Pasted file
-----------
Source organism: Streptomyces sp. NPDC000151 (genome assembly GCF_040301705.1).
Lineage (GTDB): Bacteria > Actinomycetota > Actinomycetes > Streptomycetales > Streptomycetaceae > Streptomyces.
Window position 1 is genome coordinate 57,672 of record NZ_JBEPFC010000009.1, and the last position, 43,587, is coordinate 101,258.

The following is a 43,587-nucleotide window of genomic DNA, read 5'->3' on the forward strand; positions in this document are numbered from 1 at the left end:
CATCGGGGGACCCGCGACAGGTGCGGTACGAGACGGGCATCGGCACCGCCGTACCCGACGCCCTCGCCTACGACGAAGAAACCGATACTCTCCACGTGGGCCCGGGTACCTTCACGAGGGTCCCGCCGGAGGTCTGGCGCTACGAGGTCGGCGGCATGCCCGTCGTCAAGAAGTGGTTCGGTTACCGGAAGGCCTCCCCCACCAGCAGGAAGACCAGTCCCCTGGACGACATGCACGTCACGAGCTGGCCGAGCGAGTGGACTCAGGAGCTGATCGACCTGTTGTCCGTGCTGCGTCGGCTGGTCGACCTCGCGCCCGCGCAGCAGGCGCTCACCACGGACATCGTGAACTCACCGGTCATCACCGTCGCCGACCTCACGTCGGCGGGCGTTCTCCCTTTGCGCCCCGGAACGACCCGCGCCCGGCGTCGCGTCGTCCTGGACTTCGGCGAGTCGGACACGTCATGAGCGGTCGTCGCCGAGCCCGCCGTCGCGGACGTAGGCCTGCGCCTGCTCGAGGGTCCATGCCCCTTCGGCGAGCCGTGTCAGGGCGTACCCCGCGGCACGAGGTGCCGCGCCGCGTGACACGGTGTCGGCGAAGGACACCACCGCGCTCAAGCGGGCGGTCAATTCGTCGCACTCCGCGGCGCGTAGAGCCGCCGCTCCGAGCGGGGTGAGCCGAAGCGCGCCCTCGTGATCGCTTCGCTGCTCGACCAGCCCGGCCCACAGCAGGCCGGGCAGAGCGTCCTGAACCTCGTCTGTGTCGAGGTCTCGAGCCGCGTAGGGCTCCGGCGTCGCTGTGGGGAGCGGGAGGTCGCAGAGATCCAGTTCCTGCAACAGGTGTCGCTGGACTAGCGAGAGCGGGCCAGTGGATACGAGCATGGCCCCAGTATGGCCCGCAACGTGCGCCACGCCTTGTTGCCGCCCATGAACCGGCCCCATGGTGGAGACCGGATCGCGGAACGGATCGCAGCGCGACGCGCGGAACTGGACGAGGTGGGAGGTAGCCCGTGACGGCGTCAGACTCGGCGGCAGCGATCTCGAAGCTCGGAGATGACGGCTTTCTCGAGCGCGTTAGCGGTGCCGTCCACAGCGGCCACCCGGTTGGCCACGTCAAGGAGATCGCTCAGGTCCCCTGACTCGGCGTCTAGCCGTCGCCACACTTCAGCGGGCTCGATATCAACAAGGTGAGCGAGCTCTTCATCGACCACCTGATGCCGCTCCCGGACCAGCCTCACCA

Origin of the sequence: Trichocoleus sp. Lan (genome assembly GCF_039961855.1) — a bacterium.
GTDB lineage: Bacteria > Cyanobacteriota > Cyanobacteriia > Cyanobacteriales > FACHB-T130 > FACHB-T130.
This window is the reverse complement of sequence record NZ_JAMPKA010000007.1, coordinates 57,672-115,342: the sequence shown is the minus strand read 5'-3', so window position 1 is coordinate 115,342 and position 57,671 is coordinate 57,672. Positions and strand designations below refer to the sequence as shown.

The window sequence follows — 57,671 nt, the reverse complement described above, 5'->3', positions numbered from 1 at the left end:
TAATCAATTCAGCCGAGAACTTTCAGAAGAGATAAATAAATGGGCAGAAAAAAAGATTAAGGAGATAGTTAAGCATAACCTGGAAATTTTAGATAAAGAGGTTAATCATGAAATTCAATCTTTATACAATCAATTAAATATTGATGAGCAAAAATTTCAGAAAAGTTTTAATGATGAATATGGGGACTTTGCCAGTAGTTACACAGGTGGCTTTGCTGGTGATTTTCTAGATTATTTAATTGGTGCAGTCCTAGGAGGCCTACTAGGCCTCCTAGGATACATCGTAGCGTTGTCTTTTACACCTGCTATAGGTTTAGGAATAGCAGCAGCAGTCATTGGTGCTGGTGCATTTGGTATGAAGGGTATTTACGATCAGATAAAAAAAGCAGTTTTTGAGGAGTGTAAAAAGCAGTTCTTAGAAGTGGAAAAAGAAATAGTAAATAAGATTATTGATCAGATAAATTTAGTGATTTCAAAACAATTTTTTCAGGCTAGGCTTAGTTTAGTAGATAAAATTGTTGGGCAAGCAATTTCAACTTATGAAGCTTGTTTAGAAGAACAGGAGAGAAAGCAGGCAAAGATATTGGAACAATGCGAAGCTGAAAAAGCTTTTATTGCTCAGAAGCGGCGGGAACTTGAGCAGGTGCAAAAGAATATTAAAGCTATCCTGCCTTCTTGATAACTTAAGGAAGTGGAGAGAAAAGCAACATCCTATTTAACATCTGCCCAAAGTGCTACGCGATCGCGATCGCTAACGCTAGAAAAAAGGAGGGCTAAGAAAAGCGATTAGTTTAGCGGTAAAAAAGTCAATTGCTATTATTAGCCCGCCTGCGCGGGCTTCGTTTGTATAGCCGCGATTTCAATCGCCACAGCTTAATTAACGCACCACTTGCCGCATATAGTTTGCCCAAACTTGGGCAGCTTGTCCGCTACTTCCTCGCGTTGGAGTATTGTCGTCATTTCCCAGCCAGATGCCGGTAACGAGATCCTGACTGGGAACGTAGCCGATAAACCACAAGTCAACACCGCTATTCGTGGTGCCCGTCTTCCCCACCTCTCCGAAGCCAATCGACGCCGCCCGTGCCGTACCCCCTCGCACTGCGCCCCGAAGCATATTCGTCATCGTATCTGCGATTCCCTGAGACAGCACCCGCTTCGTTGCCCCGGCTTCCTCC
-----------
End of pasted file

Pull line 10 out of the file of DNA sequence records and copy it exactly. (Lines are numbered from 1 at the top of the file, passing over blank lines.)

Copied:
TAATCAATTCAGCCGAGAACTTTCAGAAGAGATAAATAAATGGGCAGAAAAAAAGATTAAGGAGATAGTTAAGCATAACCTGGAAATTTTAGATAAAGAGGTTAATCATGAAATTCAATCTTTATACAATCAATTAAATATTGATGAGCAAAAATTTCAGAAAAGTTTTAATGATGAATATGGGGACTTTGCCAGTAGTTACACAGGTGGCTTTGCTGGTGATTTTCTAGATTATTTAATTGGTGCAGTCCTAGGAGGCCTACTAGGCCTCCTAGGATACATCGTAGCGTTGTCTTTTACACCTGCTATAGGTTTAGGAATAGCAGCAGCAGTCATTGGTGCTGGTGCATTTGGTATGAAGGGTATTTACGATCAGATAAAAAAAGCAGTTTTTGAGGAGTGTAAAAAGCAGTTCTTAGAAGTGGAAAAAGAAATAGTAAATAAGATTATTGATCAGATAAATTTAGTGATTTCAAAACAATTTTTTCAGGCTAGGCTTAGTTTAGTAGATAAAATTGTTGGGCAAGCAATTTCAACTTATGAAGCTTGTTTAGAAGAACAGGAGAGAAAGCAGGCAAAGATATTGGAACAATGCGAAGCTGAAAAAGCTTTTATTGCTCAGAAGCGGCGGGAACTTGAGCAGGTGCAAAAGAATATTAAAGCTATCCTGCCTTCTTGATAACTTAAGGAAGTGGAGAGAAAAGCAACATCCTATTTAACATCTGCCCAAAGTGCTACGCGATCGCGATCGCTAACGCTAGAAAAAAGGAGGGCTAAGAAAAGCGATTAGTTTAGCGGTAAAAAAGTCAATTGCTATTATTAGCCCGCCTGCGCGGGCTTCGTTTGTATAGCCGCGATTTCAATCGCCACAGCTTAATTAACGCACCACTTGCCGCATATAGTTTGCCCAAACTTGGGCAGCTTGTCCGCTACTTCCTCGCGTTGGAGTATTGTCGTCATTTCCCAGCCAGATGCCGGTAACGAGATCCTGACTGGGAACGTAGCCGATAAACCACAAGTCAACACCGCTATTCGTGGTGCCCGTCTTCCCCACCTCTCCGAAGCCAATCGACGCCGCCCGTGCCGTACCCCCTCGCACTGCGCCCCGAAGCATATTCGTCATCGTATCTGCGATTCCCTGAGACAGCACCCGCTTCGTTGCCCCGGCTTCCTCC